The primary purpose of Den Frie Centre of Contemporary Art is to show exhibitions rooted in the collective tradition and is especially focused on contemporary artistic communities, artists’ associations and experimental groups and networks.
The house is built and owned by artists with the fundamental aim to show the latest in contemporary art. Through approximately 10 exhibitions each year, Den Frie presents an interesting and varied exhibition program with both Danish and international artists, all of which relate to current issues. The house functions as a platform for contemporary art productions with participation of a great variety of artists and close dialogue between artworks, artists and audience.
Located in one of Copenhagen’s most remarkable buildings, designed by J.F. Willumsen in 1898, the facade of the building is decorated with a figure of Pegasus with a youth on its back, which in Greek mythology symbolises free art and inspiration of poet. The mantra was then, as it is today, that Den Frie is “highly absorbed in its contemporary age”.
Den Frie Centre of Contemporary Art holds a significant place in Danish art history and the current art scene. The building was originally constructed in 1898 at Vesterport by the pioneering artist, photographer, ceramist and architect J.F. Willumsen. Willumsen is considered to be the father of the Danish art nouveau tradition, which the protected exhibition building stands as a unique example of.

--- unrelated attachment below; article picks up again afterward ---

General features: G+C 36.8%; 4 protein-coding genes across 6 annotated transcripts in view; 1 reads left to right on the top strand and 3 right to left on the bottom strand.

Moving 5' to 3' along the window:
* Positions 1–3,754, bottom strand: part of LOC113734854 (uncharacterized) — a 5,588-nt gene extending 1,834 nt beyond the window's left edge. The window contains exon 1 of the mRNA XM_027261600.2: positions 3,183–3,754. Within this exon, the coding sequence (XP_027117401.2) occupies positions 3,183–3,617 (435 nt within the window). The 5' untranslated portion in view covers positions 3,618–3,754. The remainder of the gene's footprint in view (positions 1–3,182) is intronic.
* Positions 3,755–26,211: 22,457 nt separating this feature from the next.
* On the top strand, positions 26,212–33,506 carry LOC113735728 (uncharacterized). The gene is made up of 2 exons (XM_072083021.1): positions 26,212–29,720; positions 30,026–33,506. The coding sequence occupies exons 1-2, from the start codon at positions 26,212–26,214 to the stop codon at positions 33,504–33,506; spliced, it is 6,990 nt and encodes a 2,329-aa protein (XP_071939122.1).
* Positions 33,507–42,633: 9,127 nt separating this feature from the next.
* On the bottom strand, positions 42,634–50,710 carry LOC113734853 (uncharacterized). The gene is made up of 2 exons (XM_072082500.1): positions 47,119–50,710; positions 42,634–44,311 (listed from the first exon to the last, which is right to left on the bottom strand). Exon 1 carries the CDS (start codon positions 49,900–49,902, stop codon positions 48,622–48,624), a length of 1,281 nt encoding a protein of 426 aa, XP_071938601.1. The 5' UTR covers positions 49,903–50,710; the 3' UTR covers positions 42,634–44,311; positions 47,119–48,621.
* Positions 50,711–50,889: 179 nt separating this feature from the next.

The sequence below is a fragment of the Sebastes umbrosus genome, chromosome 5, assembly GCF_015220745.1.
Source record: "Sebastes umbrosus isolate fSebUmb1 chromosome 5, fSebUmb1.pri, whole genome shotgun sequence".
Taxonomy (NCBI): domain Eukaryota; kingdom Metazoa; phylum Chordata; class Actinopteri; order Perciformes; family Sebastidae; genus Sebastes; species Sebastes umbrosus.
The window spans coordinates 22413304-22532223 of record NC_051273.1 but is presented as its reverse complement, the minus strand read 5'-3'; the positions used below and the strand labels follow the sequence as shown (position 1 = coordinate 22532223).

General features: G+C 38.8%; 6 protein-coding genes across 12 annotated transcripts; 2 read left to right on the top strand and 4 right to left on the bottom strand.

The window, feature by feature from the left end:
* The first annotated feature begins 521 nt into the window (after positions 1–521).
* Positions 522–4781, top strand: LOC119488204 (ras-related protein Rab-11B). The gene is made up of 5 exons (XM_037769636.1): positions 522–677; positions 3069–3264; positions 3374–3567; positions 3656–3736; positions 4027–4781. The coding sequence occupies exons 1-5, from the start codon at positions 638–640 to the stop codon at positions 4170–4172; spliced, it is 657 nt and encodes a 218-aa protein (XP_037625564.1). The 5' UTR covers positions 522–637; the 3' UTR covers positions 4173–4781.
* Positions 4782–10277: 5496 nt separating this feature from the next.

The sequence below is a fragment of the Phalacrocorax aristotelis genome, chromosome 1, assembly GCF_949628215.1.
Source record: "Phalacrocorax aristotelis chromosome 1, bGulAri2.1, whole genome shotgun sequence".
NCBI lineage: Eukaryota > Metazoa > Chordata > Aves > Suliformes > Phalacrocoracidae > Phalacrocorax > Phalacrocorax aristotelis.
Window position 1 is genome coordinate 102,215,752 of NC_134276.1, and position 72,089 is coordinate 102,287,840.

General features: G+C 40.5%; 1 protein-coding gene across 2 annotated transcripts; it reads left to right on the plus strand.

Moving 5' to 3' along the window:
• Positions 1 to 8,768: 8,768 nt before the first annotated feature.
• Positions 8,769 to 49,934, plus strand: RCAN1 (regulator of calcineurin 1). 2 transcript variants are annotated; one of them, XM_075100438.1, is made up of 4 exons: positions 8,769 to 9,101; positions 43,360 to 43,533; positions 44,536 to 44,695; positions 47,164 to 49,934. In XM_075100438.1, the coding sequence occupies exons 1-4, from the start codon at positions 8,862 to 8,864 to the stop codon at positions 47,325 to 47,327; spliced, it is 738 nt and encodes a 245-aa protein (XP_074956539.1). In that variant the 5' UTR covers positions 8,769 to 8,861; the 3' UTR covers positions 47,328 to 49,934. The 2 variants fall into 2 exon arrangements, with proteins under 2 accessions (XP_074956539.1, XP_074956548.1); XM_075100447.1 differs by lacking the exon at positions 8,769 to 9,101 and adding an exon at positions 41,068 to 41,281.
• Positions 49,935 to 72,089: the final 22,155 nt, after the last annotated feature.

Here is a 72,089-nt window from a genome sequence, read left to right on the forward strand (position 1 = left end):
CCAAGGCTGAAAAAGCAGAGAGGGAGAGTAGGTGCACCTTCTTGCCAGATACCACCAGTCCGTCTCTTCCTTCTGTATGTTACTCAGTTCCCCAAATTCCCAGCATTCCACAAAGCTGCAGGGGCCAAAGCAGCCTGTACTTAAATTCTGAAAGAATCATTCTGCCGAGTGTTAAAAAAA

The building is owned by the artists’ association Den Frie Exhibition, founded in 1891 by artists Johan Rohde, J.F. Willumsen, Vilhelm Hammershøj, the couple Harald and Agnes Slott-Møller, Christian Mourier-Petersen and Malthe Engelsted. The goal was to create an alternative to the juried exhibition at Charlottenborg, inspired by the French Salon des Refusés.
In 1893, Den Frie Exhibition moved to a location by the city hall square, and architect Thorvald Bindesbøll designed the new wooden pavilion. The same year, great international artists such as Paul Gauguin and Vincent van Gogh participated in the exhibition. Den Frie Exhibition moved to the Aborre Park in 1898, and a new wooden pavilion was designed with Willumsen as the architect. He drew inspiration from Egyptian architecture, Greek temples and mythology among other things, hence the figure of Pegasus.
In 1913, the building was torn down and moved to its present location at Oslo Plads in Copenhagen. The building was rebuilt based on the old drawings of Willumsen, and the original materials were reused. Since then, the building has been extended several times, and in 1986 Den Frie Centre of Contemporary Art was listed as a historical monument.
In the years 2012-2014, J.F. Willumsen’s building was brought back to its original design, and the extension of the house from 1954 was removed. In addition, the lower floor of the building was established, housing an exhibition room and Café Polykrom. MAA PhD Bente Lange was the architect behind the new extension, which was made possible due to generous donation by the Danish foundation A.P. Møller og Hustru Chastine Mc-Kinney Møllers Fond til almene Formaal.